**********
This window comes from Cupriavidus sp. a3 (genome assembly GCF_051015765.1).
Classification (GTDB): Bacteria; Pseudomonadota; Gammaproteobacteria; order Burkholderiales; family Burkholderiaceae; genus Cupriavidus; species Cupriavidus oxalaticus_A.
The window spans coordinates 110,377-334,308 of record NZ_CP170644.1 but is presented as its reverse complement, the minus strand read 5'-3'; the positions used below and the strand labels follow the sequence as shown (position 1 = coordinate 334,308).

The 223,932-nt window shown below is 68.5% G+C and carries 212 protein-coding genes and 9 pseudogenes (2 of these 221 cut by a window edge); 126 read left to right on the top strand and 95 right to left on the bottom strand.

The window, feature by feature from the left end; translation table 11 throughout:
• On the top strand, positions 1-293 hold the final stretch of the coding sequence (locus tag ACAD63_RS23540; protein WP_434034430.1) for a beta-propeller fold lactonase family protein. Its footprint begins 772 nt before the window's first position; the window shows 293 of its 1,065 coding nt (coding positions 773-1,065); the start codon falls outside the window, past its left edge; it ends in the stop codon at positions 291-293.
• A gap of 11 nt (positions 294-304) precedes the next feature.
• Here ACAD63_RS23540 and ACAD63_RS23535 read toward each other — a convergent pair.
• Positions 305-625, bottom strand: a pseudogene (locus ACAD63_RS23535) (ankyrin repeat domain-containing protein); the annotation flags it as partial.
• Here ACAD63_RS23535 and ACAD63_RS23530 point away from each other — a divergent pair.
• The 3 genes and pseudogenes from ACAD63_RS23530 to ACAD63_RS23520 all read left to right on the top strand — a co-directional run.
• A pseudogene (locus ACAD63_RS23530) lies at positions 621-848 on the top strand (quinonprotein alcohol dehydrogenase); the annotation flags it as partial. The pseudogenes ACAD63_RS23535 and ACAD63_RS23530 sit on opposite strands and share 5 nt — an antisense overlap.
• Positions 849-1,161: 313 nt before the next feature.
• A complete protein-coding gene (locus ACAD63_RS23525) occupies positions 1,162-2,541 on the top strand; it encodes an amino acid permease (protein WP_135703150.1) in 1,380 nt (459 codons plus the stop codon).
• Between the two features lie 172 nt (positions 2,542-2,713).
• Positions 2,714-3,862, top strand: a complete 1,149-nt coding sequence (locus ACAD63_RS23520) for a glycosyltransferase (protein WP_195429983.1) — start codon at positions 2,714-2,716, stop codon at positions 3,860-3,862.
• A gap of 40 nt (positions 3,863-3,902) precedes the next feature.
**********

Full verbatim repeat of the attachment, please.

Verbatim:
This window comes from Cupriavidus sp. a3 (genome assembly GCF_051015765.1).
Classification (GTDB): Bacteria; Pseudomonadota; Gammaproteobacteria; order Burkholderiales; family Burkholderiaceae; genus Cupriavidus; species Cupriavidus oxalaticus_A.
The window spans coordinates 110,377-334,308 of record NZ_CP170644.1 but is presented as its reverse complement, the minus strand read 5'-3'; the positions used below and the strand labels follow the sequence as shown (position 1 = coordinate 334,308).

The 223,932-nt window shown below is 68.5% G+C and carries 212 protein-coding genes and 9 pseudogenes (2 of these 221 cut by a window edge); 126 read left to right on the top strand and 95 right to left on the bottom strand.

The window, feature by feature from the left end; translation table 11 throughout:
• On the top strand, positions 1-293 hold the final stretch of the coding sequence (locus tag ACAD63_RS23540; protein WP_434034430.1) for a beta-propeller fold lactonase family protein. Its footprint begins 772 nt before the window's first position; the window shows 293 of its 1,065 coding nt (coding positions 773-1,065); the start codon falls outside the window, past its left edge; it ends in the stop codon at positions 291-293.
• A gap of 11 nt (positions 294-304) precedes the next feature.
• Here ACAD63_RS23540 and ACAD63_RS23535 read toward each other — a convergent pair.
• Positions 305-625, bottom strand: a pseudogene (locus ACAD63_RS23535) (ankyrin repeat domain-containing protein); the annotation flags it as partial.
• Here ACAD63_RS23535 and ACAD63_RS23530 point away from each other — a divergent pair.
• The 3 genes and pseudogenes from ACAD63_RS23530 to ACAD63_RS23520 all read left to right on the top strand — a co-directional run.
• A pseudogene (locus ACAD63_RS23530) lies at positions 621-848 on the top strand (quinonprotein alcohol dehydrogenase); the annotation flags it as partial. The pseudogenes ACAD63_RS23535 and ACAD63_RS23530 sit on opposite strands and share 5 nt — an antisense overlap.
• Positions 849-1,161: 313 nt before the next feature.
• A complete protein-coding gene (locus ACAD63_RS23525) occupies positions 1,162-2,541 on the top strand; it encodes an amino acid permease (protein WP_135703150.1) in 1,380 nt (459 codons plus the stop codon).
• Between the two features lie 172 nt (positions 2,542-2,713).
• Positions 2,714-3,862, top strand: a complete 1,149-nt coding sequence (locus ACAD63_RS23520) for a glycosyltransferase (protein WP_195429983.1) — start codon at positions 2,714-2,716, stop codon at positions 3,860-3,862.
• A gap of 40 nt (positions 3,863-3,902) precedes the next feature.